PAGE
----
NewsColumnThe Human Factor - Peanuts, Turkeys and Cancer

The Human Factor – Peanuts, Turkeys and Cancer

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So, tell me, what is the relationship between mouldy corn and Otto Preminger’s last movie? The film we’re talking about is The Human Factor, an adaptation of Graham Greene’s 1978 spy novel. In a nutshell, the story is about a suspected “mole” in the British Foreign Office who is thought to be leaking information to the Russians. A decision is taken to eliminate the traitor without any adverse publicity by poisoning him. Of course, a poison that works swiftly would raise suspicion, so a physician working for the foreign office decides on aflatoxin B, a chemical that triggers cancer of the liver. Pretty ingenious and at least in theory, feasible!

Aflatoxins are naturally occurring toxins produced by moulds of the genus Aspergillus flavus, which can infect nuts and grains, particularly corn when these are stored under warm, humid conditions. The aflatoxin story is an interesting one because these compounds were the first to be recognized as dietary carcinogens. They were not the first carcinogens to be identified; that honour goes to substances found in snuff. In 1761, John Hill, an English physician, noted that snuff users were more likely to develop nasal tumours. Then in 1775, Percival Potts, a surgeon, discovered that chimney sweeps had an unusually high incidence of skin cancer on their scrotum. The sticky material inside chimneys, known as creosote, was the likely candidate. Researchers began to explore this possibility by painting creosote on the skin of animals to see if tumours could be induced. For about 150 years these experiments went on sporadically and unsuccessfully.

Dr. Joe Schwarcz

Then along came Katsusaburō Yamagiwa, a medical researcher in Japan. He had something that apparently his predecessors in this research area did not have. Patience. Yamagiwa carefully painted the ears of 137 rabbits every day for over a year. Finally, tumours began to appear on seven of the rabbits. This could not happen by chance; Yamagiwa had found a carcinogen.

By the time Yamagiwa made his discovery, epidemiologists had realized that some occupations other than chimney sweeps also were associated with higher rates of certain cancers. By the 1930s the existence of a link between certain industrial chemicals and cancer had become clear. Nobody, though, thought that food could also be a factor. At least not until 1960, when turkeys began to die on mass on poultry farms in England.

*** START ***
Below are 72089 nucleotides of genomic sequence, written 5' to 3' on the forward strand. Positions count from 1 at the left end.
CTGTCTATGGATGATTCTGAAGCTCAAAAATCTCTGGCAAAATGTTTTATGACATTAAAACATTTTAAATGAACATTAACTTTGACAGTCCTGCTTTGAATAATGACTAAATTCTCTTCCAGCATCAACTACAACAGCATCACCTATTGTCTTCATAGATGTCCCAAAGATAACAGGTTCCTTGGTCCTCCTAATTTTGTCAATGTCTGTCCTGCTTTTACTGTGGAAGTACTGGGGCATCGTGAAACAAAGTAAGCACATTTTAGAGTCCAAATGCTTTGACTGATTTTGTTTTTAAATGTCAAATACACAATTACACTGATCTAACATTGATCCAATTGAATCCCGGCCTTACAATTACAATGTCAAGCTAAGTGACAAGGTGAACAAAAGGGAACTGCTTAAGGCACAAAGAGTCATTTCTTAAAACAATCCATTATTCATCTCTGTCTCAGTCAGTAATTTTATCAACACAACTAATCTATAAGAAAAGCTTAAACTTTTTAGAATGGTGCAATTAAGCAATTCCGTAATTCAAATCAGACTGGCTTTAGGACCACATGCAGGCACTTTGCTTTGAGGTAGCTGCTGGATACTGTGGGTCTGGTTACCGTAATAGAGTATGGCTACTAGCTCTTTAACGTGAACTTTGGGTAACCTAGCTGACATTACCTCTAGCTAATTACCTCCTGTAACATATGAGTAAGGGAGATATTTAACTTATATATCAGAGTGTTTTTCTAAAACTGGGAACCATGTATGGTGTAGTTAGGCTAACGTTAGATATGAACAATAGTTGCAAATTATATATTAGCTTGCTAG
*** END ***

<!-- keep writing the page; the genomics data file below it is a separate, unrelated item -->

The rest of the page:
Within a few months, over 100,000 birds perished from what came to be called “Turkey X Disease.” When ducks and pheasants began to die as well, scientists looked for a common cause and found it in the feed the birds were given. The turkeys, ducks and pheasants all had been fed on Brazilian peanut meal. Within a year, the culprit was identified as the mould Aspergillus flavus, which produced the appropriately named “aflatoxins.”

The turkey episode raised questions about a potential risk to humans who consumed aflatoxin contaminated food. The concern became very real when it became apparent that crops damaged by drought, not an unusual occurrence, were particularly prone to contamination. And the red flag was raised high when laboratory studies showed that aflatoxins could induce cancer. It didn’t take long for scientists to discover that this was happening outside the laboratory as well. Epidemiological surveys confirmed a high rate of liver cancer in areas of high aflatoxin exposure, particularly China, where rice often is contaminated by moulds. As many as one in ten Chinese adults develop liver cancer. Studies in Africa confirmed the theory. Both in Kenya and Mozambique peanut meal is a staple of the diet, but storage conditions differ. Calculations show that in Kenya the average daily intake of aflatoxins is 3.5 nanograms per kg of body weight (a nanogram is a billionth of a gram) while in Mozambique it is 220 nanograms per kg. The liver cancer incidence in Mozambique is thirteen times higher than in Kenya.

In North America stored grains are routinely assayed for aflatoxins. For corn, a common method is to shine greenish-yellow light on the kernels which will then fluoresce if they are contaminated with Aspergillus. A fascinating new technique to detect the mould uses sound. Corn kernels are heated by infrared radiation and are then quickly cooled. Those that are contaminated make a different sound when they contract, and computer analysis of the frequencies produced can determine the extent of contamination. If Aspergillus is found, a laboratory analysis is carried out, and corn with aflatoxin levels greater than 20 parts per billion is deemed unfit for consumption. Of course, this does not mean that we have no exposure because obviously not every lot of every grain can be tested. Nobody knows how many cases of liver cancer in North America may be attributed to aflatoxins. Judging by a fascinating case of attempted suicide, probably not many. A young American woman tried to kill herself by ingesting 5.5 mg of aflatoxin B (a high dose) that she had stolen from a laboratory. Nothing happened. Six months later, she tried again with a total of 35 mgs over two weeks. Again, nothing. She then decided life was worth living after all, and 14 years later she was still well with no liver problems. Oh well, it worked in The Human Factor.

 

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